The end to the Russia-Ukraine conflict does not seem to be in sight. Rather, the conditions are likely to worsen. A CNN report has highlighted that Russian President Vladimir Putin has appointed a new general to take control and direct the war after the defeat in Kyiv (per U.S. and European officials). Russia is focusing its forces in eastern Ukraine for brutal and aggressive combat that could test and exhaust Ukraine's forces (per a CNN report).
Ukrainian President Volodymyr Zelensky has said that "we are ready" in his recent speech in response to chances of a full-blown attack on Ukraine from Russia, according to a CNN report.
Global leaders have already been strongly condemning the Russian missile strike on a railway station in Kramatorsk and its soldiers' atrocities on the Ukrainians in the town of Bucha. The United States and its Western allies are coming forward in support of Ukraine by pledging to provide them with more military equipment and financial support.
Studying the current market conditions, we highlight a few ETF areas that can see some gains as the Russia-Ukraine crisis worsens:
The Ukraine-Russia war saga continues driving commodity prices. There is no denying that Russia and Ukraine hold important positions as producers in the global commodities market. Thus, the escalation in tensions has sparked a rally in a broad range of commodities. The latest developments can also slow down production activities and impact the export of commodities and goods. This is true as the tensions have led to supply disruption fears in an already-tight commodity market. The surging commodity prices can have a far-reaching impact on global economies like the United States and the U.K., recovering from the pandemic-led slowdown and high inflation levels.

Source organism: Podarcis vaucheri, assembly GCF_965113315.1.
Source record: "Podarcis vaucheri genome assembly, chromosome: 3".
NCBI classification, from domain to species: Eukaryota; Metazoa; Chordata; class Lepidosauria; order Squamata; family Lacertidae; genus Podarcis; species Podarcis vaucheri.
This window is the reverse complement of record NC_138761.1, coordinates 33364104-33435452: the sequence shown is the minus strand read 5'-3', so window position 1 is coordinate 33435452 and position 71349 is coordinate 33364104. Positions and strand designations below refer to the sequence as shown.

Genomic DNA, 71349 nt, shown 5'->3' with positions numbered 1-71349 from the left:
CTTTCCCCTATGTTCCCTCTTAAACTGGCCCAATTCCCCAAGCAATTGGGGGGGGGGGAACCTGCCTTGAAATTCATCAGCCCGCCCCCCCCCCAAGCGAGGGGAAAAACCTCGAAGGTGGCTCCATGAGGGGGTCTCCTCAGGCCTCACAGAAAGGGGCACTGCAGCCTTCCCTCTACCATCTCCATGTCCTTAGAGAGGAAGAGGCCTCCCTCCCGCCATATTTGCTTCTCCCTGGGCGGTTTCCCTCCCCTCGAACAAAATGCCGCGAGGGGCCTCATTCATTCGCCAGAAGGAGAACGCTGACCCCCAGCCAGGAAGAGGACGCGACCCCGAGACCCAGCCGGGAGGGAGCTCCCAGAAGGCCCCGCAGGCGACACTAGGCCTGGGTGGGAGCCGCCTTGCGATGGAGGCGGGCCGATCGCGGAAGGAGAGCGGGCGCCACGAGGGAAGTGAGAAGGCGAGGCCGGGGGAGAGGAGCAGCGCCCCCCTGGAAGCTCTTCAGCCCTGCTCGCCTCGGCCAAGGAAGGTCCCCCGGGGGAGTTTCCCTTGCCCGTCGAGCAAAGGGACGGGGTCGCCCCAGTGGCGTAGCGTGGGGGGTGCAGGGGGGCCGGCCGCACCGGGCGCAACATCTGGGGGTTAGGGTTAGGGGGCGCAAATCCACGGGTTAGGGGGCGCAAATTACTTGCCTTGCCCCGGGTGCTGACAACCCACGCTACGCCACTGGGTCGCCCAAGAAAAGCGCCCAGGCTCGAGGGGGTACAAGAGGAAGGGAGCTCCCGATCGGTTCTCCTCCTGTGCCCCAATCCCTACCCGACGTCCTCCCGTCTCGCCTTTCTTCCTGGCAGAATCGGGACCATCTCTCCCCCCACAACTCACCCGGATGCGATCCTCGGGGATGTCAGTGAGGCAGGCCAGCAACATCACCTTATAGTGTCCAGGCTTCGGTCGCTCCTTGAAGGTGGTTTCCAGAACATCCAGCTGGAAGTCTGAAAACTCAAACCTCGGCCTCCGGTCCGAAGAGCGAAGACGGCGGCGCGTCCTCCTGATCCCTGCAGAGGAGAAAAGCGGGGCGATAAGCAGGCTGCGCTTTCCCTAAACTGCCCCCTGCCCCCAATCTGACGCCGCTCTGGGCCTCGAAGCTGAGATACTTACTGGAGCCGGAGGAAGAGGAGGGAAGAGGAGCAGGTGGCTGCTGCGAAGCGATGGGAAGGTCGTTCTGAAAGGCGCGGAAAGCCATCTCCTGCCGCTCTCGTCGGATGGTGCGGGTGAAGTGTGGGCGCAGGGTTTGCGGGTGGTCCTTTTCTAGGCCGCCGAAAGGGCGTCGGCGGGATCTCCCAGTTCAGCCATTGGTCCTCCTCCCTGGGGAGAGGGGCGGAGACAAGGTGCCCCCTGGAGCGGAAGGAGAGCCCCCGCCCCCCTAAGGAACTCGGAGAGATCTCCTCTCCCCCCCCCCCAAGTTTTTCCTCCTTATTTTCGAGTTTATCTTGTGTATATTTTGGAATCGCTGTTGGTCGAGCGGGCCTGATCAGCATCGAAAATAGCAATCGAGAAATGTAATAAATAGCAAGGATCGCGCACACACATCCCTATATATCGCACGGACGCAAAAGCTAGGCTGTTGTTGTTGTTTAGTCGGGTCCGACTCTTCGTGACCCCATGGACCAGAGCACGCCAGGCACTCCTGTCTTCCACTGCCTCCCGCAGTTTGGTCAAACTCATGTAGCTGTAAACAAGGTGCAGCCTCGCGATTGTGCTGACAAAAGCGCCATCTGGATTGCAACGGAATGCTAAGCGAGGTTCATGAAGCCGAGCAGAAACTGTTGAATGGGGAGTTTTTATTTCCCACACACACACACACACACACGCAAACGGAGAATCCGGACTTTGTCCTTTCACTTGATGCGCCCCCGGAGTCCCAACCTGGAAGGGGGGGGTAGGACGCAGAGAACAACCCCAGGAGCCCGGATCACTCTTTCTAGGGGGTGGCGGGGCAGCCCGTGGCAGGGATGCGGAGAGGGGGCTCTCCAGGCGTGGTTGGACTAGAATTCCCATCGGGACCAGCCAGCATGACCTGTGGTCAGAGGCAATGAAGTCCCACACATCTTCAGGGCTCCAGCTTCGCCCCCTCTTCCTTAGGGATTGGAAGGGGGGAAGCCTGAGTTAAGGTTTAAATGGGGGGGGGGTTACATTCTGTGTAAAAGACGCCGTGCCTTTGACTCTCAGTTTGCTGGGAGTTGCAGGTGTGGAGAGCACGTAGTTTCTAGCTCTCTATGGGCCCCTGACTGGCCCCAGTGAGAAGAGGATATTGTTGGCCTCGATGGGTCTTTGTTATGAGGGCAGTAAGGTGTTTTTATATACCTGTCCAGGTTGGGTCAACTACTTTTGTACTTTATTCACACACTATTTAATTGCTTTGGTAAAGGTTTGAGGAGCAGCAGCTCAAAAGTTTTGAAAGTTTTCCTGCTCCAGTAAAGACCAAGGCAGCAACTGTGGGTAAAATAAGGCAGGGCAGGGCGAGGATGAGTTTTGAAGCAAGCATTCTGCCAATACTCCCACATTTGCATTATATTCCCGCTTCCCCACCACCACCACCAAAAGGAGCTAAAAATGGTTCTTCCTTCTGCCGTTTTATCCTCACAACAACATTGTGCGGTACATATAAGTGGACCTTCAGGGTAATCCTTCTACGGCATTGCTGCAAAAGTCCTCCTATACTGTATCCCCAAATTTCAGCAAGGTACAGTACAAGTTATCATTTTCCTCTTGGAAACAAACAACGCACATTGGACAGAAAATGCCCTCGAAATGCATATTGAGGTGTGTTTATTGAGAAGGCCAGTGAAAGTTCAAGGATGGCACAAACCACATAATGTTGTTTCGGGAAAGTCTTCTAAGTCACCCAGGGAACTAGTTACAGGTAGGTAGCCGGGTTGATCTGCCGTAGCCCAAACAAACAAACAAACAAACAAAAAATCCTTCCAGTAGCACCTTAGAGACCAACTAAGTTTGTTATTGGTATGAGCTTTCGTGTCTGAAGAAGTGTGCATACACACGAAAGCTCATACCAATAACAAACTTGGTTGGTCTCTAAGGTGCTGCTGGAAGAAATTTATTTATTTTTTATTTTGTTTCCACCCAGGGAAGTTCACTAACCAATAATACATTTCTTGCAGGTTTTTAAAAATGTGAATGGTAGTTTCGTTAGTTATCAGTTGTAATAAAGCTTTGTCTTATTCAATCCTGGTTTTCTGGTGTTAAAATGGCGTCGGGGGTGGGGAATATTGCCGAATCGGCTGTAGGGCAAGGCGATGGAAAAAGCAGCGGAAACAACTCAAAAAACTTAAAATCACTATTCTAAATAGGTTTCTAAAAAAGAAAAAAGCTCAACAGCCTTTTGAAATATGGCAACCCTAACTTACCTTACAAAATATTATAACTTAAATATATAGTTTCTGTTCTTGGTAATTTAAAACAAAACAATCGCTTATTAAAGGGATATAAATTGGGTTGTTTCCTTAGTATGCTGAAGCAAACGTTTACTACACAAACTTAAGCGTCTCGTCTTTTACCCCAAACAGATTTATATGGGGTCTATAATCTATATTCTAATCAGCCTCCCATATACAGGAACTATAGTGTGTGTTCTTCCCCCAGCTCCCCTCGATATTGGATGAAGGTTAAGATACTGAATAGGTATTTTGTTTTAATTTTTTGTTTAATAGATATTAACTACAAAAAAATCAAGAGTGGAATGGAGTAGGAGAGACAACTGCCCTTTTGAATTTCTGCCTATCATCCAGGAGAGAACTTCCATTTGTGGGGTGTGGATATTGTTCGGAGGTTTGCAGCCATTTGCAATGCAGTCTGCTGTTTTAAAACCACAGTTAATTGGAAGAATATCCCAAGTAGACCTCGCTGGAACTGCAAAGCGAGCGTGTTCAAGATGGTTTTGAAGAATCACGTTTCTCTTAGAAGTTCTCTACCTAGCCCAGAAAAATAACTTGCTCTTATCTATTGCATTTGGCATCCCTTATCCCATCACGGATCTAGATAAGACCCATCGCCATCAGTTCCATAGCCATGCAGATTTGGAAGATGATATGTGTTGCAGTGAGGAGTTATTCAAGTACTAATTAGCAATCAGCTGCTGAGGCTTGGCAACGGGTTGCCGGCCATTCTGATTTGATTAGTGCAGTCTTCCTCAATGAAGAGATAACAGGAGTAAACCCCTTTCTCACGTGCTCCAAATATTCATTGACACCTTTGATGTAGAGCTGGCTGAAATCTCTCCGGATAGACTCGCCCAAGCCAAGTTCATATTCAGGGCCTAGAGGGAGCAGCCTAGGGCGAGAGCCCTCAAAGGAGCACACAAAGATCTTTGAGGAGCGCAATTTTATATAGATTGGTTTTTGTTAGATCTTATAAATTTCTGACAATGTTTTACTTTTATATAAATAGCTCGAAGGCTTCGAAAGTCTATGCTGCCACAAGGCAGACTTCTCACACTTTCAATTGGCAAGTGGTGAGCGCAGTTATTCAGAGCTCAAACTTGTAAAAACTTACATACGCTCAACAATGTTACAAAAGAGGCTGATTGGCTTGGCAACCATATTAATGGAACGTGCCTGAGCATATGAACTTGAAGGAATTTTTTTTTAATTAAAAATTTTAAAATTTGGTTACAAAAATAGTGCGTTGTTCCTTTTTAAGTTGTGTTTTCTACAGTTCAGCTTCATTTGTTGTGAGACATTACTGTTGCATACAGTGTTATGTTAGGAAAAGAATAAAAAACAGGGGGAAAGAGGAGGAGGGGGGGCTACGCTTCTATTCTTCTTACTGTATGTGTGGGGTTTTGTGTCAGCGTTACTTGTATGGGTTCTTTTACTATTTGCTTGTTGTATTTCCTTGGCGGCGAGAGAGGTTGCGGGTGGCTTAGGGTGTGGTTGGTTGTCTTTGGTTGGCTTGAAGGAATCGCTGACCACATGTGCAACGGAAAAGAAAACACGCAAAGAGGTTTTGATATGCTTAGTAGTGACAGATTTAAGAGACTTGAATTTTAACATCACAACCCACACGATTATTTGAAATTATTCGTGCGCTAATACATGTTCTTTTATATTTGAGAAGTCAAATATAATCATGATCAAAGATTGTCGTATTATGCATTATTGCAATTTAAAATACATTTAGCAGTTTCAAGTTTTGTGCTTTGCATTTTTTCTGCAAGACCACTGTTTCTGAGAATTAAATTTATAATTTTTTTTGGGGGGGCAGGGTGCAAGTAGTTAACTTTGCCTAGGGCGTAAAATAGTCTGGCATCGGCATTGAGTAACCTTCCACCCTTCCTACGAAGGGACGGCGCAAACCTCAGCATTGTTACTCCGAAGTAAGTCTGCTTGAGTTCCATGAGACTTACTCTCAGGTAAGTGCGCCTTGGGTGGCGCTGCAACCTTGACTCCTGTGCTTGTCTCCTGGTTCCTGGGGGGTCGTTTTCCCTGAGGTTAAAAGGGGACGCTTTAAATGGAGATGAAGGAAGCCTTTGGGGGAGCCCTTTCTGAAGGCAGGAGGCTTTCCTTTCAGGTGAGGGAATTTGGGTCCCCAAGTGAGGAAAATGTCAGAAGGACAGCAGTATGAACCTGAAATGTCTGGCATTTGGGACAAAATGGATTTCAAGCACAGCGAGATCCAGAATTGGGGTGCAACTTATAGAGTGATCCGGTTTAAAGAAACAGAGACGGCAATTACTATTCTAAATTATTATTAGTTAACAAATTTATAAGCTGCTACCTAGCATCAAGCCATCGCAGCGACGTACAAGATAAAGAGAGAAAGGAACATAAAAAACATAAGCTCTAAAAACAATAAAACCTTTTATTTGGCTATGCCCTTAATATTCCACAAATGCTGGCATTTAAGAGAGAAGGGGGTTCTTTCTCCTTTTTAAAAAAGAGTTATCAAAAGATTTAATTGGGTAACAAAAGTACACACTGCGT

Here are some commodity ETFs that investors can keep track of as the geopolitical crisis worsens --
Teucrium Wheat Fund (WEAT), United States Commodity Index Fund (USCI), Invesco DB Commodity Index Tracking Fund ( DBC Quick Quote DBC - Free Report) and WisdomTree Enhanced Commodity Strategy Fund ( GCC Quick Quote GCC - Free Report) (read: More Rally for Commodity ETFs in the Cards?). Oil ETFs
Russia’s move is leading to a rise in oil prices as it is among the world’s largest suppliers of oil and natural gas. Russia stands as the world’s second-largest oil producer. European refineries procure most of their crude oil supplies from Russia. Notably, Russia provides about two-fifths of its natural gas supply to Europe. In fact, Russia emerged as the largest natural gas and oil supplier to the European Union in 2021.
The growing number of sanctions on Russia is driving price of the commodity. However, the resurging of COVID-19 cases in China and the imposition of lockdown to control it have led to fears of decreasing demand for oil.
Against this backdrop,
United States Oil Fund (USO), Invesco DB Oil Fund (DBO), United States Brent Oil Fund ( BNO Quick Quote BNO - Free Report) and United States 12 Month Oil Fund ( USL Quick Quote USL - Free Report) can be kept an eye on (read: 5 Commodity ETFs Enjoying Hot Streak in Q1). Gold ETFs